Media speculation began in January at the time of the CES show. Intel was going to launch an IP-based television network, but the company was quiet about it at the time.
Last week, Erik Huggers, vice president and general manager of Intel Media, broke his silence about Intel’s TV plans at the All Things Digital’s Dive into Media conference in Dana Point, CA. He confirmed plans for the new network, which will launch later this year. The company is entering a crowded market, with players that already include Apple, Roku, Netflix, Hulu and many regional providers. However, no single company has yet dominated the market.
The new Intel network would offer both live and on-demand content, Huggers confirmed. It will also offer smaller bundles of channels than those that are currently offered by cable operators.
"GigaOm" reported that Huggers said the service will include a consumer electronics device, which Intel will sell through retailers as well as through its own website.
“It is an Intel-powered device … with beautiful industrial design,” Huggers said.
The device, he said, would be paired with a TV service run by Intel that is going to launch under a new brand — that has yet to be revealed. He did not offer details about the actual content that is going to be available through the service.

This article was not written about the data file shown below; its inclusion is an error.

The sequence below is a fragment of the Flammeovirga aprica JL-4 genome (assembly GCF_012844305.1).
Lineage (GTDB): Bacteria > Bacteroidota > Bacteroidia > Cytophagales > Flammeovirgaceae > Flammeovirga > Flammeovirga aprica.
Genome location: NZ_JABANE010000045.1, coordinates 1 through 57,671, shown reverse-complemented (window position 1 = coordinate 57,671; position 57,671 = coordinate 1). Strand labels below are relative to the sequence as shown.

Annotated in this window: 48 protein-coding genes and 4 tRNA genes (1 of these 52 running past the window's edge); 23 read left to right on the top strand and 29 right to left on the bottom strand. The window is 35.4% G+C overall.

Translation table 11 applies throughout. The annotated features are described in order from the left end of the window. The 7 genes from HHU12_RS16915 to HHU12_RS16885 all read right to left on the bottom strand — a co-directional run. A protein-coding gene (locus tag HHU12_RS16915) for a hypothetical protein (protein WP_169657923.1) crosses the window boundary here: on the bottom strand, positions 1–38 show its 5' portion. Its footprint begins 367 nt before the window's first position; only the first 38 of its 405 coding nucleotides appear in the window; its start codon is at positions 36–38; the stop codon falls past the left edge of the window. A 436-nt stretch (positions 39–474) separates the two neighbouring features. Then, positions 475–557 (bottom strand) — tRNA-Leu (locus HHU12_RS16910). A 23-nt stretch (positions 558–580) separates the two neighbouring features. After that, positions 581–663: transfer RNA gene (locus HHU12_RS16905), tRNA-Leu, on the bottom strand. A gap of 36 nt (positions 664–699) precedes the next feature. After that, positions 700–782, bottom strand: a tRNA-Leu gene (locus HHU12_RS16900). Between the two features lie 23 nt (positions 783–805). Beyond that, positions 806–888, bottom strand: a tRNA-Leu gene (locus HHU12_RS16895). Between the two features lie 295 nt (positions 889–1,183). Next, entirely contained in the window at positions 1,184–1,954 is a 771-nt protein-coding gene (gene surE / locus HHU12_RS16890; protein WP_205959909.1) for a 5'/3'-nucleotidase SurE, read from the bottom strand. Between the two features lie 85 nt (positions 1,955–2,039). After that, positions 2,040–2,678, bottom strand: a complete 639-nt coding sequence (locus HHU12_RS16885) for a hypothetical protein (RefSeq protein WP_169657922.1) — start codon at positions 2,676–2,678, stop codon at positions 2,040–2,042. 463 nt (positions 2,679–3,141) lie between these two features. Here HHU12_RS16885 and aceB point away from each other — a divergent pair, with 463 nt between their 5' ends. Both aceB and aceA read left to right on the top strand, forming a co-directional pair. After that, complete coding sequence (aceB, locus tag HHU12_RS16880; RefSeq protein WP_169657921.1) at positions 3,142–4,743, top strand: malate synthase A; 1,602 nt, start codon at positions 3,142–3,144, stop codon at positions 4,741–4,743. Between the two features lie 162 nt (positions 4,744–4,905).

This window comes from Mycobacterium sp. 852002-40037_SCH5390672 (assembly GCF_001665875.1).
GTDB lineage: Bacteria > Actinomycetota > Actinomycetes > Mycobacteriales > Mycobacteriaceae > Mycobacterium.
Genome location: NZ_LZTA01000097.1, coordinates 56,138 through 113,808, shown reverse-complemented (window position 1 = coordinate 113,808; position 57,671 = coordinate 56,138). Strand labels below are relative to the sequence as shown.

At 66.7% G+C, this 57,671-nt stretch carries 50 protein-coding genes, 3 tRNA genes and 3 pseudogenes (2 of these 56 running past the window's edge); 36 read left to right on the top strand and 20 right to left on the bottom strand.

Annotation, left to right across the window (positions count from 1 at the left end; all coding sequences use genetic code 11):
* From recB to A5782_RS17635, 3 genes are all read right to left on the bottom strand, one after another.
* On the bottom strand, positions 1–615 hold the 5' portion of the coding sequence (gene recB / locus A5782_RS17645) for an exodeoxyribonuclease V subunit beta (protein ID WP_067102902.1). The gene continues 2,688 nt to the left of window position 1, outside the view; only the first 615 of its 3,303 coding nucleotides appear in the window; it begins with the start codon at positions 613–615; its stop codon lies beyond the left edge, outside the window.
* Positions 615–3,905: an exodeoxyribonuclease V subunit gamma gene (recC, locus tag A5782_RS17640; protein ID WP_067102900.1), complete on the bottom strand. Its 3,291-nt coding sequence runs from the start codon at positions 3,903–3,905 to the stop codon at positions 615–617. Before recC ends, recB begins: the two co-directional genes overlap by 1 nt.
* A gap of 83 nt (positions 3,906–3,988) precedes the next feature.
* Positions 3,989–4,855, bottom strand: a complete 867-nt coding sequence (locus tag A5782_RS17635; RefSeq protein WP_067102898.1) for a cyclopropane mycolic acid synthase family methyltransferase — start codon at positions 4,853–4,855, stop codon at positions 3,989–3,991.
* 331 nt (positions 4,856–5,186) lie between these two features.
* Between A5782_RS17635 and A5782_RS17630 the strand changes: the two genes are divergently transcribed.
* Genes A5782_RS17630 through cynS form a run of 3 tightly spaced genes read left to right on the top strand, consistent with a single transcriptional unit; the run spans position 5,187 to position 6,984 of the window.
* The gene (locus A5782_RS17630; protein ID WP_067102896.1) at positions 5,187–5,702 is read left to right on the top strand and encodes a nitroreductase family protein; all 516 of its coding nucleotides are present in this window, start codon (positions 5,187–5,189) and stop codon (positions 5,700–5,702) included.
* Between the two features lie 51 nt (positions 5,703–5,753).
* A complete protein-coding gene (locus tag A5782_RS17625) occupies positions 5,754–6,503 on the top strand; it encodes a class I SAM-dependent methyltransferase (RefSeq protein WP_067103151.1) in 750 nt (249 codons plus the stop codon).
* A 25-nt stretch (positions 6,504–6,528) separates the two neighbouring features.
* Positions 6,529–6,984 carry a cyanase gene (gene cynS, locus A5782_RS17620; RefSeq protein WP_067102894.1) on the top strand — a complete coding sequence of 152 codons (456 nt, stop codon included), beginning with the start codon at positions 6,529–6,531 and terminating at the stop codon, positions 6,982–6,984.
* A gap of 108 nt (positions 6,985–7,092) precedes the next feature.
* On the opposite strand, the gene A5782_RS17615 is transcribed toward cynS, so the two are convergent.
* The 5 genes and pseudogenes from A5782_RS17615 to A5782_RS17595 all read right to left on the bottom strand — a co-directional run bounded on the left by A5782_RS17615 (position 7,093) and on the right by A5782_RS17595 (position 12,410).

“We are working with the entire industry,” Huggers said, adding that he’s confident to sign all major players before launch.
Intel, "GigaOm" reported, wants to make television content available both via live television streamed over the top — something Huggers compared to a traditional cable subscription — as well as on-demand and through catch-up TV.
Huggers likened the catch-up component to the BBC’s iPlayer, which he helped to launch at the broadcaster, and which makes pretty much all BBC programming available online after it airs on TV.
“This is not a cherry-pick … this is literally everything,” he said.
The fledgling network has already made key hires from companies like Jawbone and Apple.
“We have gone out of our way to bring a completely new skill set into this group,” Huggers said.
One of the potentially more controversial features of the Intel device will be a camera that is meant to identify consumers and target them with personalized ads as well as content.
However, Intel’s TV service won’t be offering à la carte subscriptions.
“I do believe that there is value in bundles, actually,” Huggers said.
He suggested that there was an opportunity to make bundles smarter, possibly giving consumers more flexibility.
“I don’t believe that the industry is ready for pure à la carte,” he added.
As a manufacturer of semiconductors, Intel has supplied a number of providers with the technology to drive their own set-top boxes.
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